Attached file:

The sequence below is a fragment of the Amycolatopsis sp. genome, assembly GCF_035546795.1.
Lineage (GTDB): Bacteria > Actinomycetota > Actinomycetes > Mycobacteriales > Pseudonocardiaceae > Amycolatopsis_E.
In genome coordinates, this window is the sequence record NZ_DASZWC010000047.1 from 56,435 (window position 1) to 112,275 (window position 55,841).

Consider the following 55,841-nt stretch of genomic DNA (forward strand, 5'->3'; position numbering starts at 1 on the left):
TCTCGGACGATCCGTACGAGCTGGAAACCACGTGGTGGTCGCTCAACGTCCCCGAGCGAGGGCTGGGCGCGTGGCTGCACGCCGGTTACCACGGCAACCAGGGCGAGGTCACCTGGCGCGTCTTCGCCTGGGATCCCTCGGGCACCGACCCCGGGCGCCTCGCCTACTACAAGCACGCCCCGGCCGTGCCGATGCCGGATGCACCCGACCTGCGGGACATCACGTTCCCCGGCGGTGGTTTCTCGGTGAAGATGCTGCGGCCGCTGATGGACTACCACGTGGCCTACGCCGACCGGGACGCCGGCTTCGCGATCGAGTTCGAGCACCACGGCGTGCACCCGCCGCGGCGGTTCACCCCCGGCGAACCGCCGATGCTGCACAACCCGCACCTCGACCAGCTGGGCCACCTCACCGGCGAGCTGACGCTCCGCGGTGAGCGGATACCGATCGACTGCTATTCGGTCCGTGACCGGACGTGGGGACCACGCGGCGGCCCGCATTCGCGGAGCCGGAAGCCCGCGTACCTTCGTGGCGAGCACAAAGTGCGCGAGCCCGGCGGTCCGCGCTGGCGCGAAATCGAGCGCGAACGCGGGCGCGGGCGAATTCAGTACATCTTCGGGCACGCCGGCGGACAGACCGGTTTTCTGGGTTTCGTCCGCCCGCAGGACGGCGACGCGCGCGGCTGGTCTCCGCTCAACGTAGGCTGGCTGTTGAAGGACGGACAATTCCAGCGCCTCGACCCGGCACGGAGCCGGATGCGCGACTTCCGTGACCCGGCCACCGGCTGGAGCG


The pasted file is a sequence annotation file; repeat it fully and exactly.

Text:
The sequence below is a fragment of the Amycolatopsis sp. genome, assembly GCF_035546795.1.
Lineage (GTDB): Bacteria > Actinomycetota > Actinomycetes > Mycobacteriales > Pseudonocardiaceae > Amycolatopsis_E.
In genome coordinates, this window is the sequence record NZ_DASZWC010000047.1 from 56,435 (window position 1) to 112,275 (window position 55,841).

Consider the following 55,841-nt stretch of genomic DNA (forward strand, 5'->3'; position numbering starts at 1 on the left):
TCTCGGACGATCCGTACGAGCTGGAAACCACGTGGTGGTCGCTCAACGTCCCCGAGCGAGGGCTGGGCGCGTGGCTGCACGCCGGTTACCACGGCAACCAGGGCGAGGTCACCTGGCGCGTCTTCGCCTGGGATCCCTCGGGCACCGACCCCGGGCGCCTCGCCTACTACAAGCACGCCCCGGCCGTGCCGATGCCGGATGCACCCGACCTGCGGGACATCACGTTCCCCGGCGGTGGTTTCTCGGTGAAGATGCTGCGGCCGCTGATGGACTACCACGTGGCCTACGCCGACCGGGACGCCGGCTTCGCGATCGAGTTCGAGCACCACGGCGTGCACCCGCCGCGGCGGTTCACCCCCGGCGAACCGCCGATGCTGCACAACCCGCACCTCGACCAGCTGGGCCACCTCACCGGCGAGCTGACGCTCCGCGGTGAGCGGATACCGATCGACTGCTATTCGGTCCGTGACCGGACGTGGGGACCACGCGGCGGCCCGCATTCGCGGAGCCGGAAGCCCGCGTACCTTCGTGGCGAGCACAAAGTGCGCGAGCCCGGCGGTCCGCGCTGGCGCGAAATCGAGCGCGAACGCGGGCGCGGGCGAATTCAGTACATCTTCGGGCACGCCGGCGGACAGACCGGTTTTCTGGGTTTCGTCCGCCCGCAGGACGGCGACGCGCGCGGCTGGTCTCCGCTCAACGTAGGCTGGCTGTTGAAGGACGGACAATTCCAGCGCCTCGACCCGGCACGGAGCCGGATGCGCGACTTCCGTGACCCGGCCACCGGCTGGAGCG